It’s not quite the Manhattan Project or Area 51, but the Swiss take their cheese very seriously and want to protect the trade secrets that make their cheeses famous and sought after around the world.
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As a consequence, Tom Scott wasn’t able to see all or possibly even most of the Agroscope facility. But he was able to pry out of the food scientists why Swiss cheese has (or at least used to have) many holes inside. It’s not because of the traditional explanation: bubbles of carbon dioxide formed during the fermentation process.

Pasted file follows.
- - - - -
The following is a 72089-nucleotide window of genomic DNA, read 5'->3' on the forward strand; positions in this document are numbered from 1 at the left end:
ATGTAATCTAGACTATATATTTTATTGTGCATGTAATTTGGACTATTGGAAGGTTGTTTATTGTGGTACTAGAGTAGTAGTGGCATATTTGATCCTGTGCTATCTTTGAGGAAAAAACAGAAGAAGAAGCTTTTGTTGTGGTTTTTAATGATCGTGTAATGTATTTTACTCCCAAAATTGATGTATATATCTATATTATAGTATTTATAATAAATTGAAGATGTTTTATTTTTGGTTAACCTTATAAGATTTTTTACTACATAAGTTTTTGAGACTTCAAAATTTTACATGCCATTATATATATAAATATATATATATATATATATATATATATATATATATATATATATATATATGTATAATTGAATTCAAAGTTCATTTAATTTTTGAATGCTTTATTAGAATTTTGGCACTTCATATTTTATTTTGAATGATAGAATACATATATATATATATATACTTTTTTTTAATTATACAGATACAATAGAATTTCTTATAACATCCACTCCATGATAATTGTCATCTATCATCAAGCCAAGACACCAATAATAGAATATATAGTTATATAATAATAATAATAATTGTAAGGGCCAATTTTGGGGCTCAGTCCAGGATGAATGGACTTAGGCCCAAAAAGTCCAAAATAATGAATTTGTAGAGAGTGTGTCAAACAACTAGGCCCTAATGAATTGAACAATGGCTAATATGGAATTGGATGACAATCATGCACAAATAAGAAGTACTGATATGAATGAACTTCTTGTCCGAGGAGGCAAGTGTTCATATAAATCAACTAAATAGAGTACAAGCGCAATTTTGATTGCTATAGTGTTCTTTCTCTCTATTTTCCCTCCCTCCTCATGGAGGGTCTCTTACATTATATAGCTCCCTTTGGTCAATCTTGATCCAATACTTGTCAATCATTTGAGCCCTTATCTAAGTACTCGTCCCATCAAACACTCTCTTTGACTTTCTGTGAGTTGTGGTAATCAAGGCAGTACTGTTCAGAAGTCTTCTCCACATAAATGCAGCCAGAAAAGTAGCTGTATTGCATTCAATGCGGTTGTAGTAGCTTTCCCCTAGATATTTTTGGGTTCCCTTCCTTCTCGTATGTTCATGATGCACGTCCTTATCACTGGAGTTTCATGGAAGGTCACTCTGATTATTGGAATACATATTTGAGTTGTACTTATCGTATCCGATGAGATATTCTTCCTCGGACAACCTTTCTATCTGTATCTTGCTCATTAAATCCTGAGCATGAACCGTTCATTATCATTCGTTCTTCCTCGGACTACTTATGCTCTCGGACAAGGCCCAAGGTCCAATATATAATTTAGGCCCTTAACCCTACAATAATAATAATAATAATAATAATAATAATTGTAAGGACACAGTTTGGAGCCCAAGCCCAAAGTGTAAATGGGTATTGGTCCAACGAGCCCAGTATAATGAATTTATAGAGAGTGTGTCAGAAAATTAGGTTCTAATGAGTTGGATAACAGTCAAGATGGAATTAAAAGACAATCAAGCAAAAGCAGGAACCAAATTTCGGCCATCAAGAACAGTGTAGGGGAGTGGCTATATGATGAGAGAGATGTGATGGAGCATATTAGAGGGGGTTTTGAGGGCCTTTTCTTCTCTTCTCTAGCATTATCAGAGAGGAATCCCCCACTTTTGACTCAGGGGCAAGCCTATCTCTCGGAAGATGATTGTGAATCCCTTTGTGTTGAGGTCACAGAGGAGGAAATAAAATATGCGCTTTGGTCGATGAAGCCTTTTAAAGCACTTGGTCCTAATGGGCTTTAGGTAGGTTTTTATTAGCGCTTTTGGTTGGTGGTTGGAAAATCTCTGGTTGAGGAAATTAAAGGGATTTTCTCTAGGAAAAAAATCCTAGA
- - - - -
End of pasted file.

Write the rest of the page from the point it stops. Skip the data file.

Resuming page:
The Swiss scientists were able to discover the reason why their cheese were gradually become less hole-y about thirty years ago. In short, the milk was too clean and a certain contaminant wasn’t getting into the milk and flavoring the resulting cheese. Now that particular contaminant has not be added in intentionally.